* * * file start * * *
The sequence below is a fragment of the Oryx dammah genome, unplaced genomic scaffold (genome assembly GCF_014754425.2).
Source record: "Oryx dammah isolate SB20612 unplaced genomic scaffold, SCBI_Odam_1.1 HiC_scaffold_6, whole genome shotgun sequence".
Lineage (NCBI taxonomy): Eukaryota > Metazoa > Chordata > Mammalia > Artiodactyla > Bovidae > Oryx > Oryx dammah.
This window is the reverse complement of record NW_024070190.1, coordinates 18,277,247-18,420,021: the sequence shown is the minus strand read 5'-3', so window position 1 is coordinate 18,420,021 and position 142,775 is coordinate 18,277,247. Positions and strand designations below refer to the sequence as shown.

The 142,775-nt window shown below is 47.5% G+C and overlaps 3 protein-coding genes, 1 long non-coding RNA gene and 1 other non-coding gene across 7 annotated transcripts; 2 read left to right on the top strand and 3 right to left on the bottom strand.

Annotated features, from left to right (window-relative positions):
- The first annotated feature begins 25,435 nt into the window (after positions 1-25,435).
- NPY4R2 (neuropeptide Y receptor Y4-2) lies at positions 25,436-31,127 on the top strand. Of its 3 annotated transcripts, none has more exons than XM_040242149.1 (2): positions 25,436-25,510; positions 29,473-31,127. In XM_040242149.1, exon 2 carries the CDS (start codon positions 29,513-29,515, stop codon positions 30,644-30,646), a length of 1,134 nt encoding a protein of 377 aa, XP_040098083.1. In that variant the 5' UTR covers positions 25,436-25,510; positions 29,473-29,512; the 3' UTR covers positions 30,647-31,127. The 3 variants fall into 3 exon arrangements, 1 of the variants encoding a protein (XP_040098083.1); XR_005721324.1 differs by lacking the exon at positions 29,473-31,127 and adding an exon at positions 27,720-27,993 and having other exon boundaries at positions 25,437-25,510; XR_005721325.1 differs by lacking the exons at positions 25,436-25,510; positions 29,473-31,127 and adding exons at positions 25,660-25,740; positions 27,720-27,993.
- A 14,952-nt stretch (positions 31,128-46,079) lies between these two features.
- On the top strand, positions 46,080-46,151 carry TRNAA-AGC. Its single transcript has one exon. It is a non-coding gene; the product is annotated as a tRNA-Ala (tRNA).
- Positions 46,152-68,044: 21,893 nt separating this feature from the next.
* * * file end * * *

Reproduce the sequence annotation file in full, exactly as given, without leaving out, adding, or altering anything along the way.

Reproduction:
The sequence below is a fragment of the Oryx dammah genome, unplaced genomic scaffold (genome assembly GCF_014754425.2).
Source record: "Oryx dammah isolate SB20612 unplaced genomic scaffold, SCBI_Odam_1.1 HiC_scaffold_6, whole genome shotgun sequence".
Lineage (NCBI taxonomy): Eukaryota > Metazoa > Chordata > Mammalia > Artiodactyla > Bovidae > Oryx > Oryx dammah.
This window is the reverse complement of record NW_024070190.1, coordinates 18,277,247-18,420,021: the sequence shown is the minus strand read 5'-3', so window position 1 is coordinate 18,420,021 and position 142,775 is coordinate 18,277,247. Positions and strand designations below refer to the sequence as shown.

The 142,775-nt window shown below is 47.5% G+C and overlaps 3 protein-coding genes, 1 long non-coding RNA gene and 1 other non-coding gene across 7 annotated transcripts; 2 read left to right on the top strand and 3 right to left on the bottom strand.

Annotated features, from left to right (window-relative positions):
- The first annotated feature begins 25,435 nt into the window (after positions 1-25,435).
- NPY4R2 (neuropeptide Y receptor Y4-2) lies at positions 25,436-31,127 on the top strand. Of its 3 annotated transcripts, none has more exons than XM_040242149.1 (2): positions 25,436-25,510; positions 29,473-31,127. In XM_040242149.1, exon 2 carries the CDS (start codon positions 29,513-29,515, stop codon positions 30,644-30,646), a length of 1,134 nt encoding a protein of 377 aa, XP_040098083.1. In that variant the 5' UTR covers positions 25,436-25,510; positions 29,473-29,512; the 3' UTR covers positions 30,647-31,127. The 3 variants fall into 3 exon arrangements, 1 of the variants encoding a protein (XP_040098083.1); XR_005721324.1 differs by lacking the exon at positions 29,473-31,127 and adding an exon at positions 27,720-27,993 and having other exon boundaries at positions 25,437-25,510; XR_005721325.1 differs by lacking the exons at positions 25,436-25,510; positions 29,473-31,127 and adding exons at positions 25,660-25,740; positions 27,720-27,993.
- A 14,952-nt stretch (positions 31,128-46,079) lies between these two features.
- On the top strand, positions 46,080-46,151 carry TRNAA-AGC. Its single transcript has one exon. It is a non-coding gene; the product is annotated as a tRNA-Ala (tRNA).
- Positions 46,152-68,044: 21,893 nt separating this feature from the next.